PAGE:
The global economy is approaching a generalized recession

Posted January 10, 2023, 3:30 pm

The World Bank did not take this step. He is not talking about a recession this year, but expects a sharp decline in his forecasts. It expects global growth of 1.7%, up from the 3% it forecast in June. A small rise should follow in 2024 (2.7%). Forecasts have been lowered for 95% of developed countries and almost 70% of developing and emerging countries.

If the bank’s expectations are correct, 2023 will end with the third weakest growth in almost 30 years, excluding the 2020 global recession caused by the Covid-19 pandemic and the 2009 crisis financial year. no recession is currently envisaged, which for the World Bank is defined by a decline in global per capita income, rather than a two-quarter consecutive decline in gross domestic product (GDP).

However, as the global economy is not immune to a new shock, the Bank is very cautious about maintaining growth in activity.

The Eurozone is facing serious disruptions

“Any other negative events such as higher-than-expected inflation, sharp interest rate hikes to maintain it, resurgence of the Covid-19 pandemic, or increased geopolitical tensions could push the world economy into recession,” the institution emphasizes. “This is the first time since the 1930s that there have been two global recessions in the same decade,” said economist Franziska Ohnsorge, one of the report’s editors.

This is the first time since the 1930s that there have been two global recessions in the same decade.

Franziska Ohnsorge, World Bank Economist

According to economists, central banks have raised interest rates more aggressively than expected, rising interest rates and declining confidence in both businesses and households are contributing to this sharp global slowdown. In industrialized countries, conditions have worsened dramatically.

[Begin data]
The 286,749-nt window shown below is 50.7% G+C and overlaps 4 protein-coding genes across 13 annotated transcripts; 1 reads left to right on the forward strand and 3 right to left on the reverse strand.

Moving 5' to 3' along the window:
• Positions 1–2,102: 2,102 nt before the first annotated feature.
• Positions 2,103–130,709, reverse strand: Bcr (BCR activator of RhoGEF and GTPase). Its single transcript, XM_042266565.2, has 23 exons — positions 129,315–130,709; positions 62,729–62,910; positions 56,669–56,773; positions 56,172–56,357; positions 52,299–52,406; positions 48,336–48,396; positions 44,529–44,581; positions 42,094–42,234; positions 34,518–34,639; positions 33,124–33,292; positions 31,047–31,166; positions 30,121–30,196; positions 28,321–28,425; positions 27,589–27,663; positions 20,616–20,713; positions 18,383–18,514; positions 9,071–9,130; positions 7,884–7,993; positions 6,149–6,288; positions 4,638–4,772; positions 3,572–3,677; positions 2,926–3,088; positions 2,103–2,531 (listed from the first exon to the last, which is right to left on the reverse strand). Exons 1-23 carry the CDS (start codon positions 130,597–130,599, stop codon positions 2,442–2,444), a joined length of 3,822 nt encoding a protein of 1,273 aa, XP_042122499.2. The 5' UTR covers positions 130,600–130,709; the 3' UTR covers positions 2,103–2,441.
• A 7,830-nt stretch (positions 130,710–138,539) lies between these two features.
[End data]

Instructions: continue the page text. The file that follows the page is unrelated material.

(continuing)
For example, one of the most aggressive cycles of monetary tightening in recent history in the US should slow activity considerably. GDP growth is expected to be 0.5% this year. The Eurozone is also facing severe disruptions in energy supplies and price increases due to Russia’s intervention in Ukraine. The bank predicts stagnation in 2023.

Sharp slowdown in industrialized countries

Growth in industrialized countries as a whole should be 0.5% this year, after 2.5% in 2022. With the exception of China, whose activity should rise to 4.3% this year, GDP growth in emerging and developing countries should slow from 3.8%. In 2022, it will reach 2.7% in 2023. A sharp slowdown in industrialized countries, combined with high inflation and higher financial costs for the economy, which reduces foreign demand in these countries, weakens their performance.

“Emerging and developing countries are facing a multi-year period of slow growth due to heavy debt burdens and low investment due to the absorption of global capital by advanced economies,” said David Malpass, the bank’s president.

Investment concerns

“Weak growth and business investment will compound already devastating failures in education, health, poverty and infrastructure, as well as increasing demands from climate change,” he added.

In about a third of these countries, per capita income is not expected to exceed 2019 levels until at least 2024. Per capita income growth is expected to be slowest where poverty is highest. For example, in Sub-Saharan Africa, home to nearly 60% of the world’s poor, per capita income growth is expected to average only 1.2% in 2023-2024. This is well below the pace required to reduce poverty by 3% by 2030.

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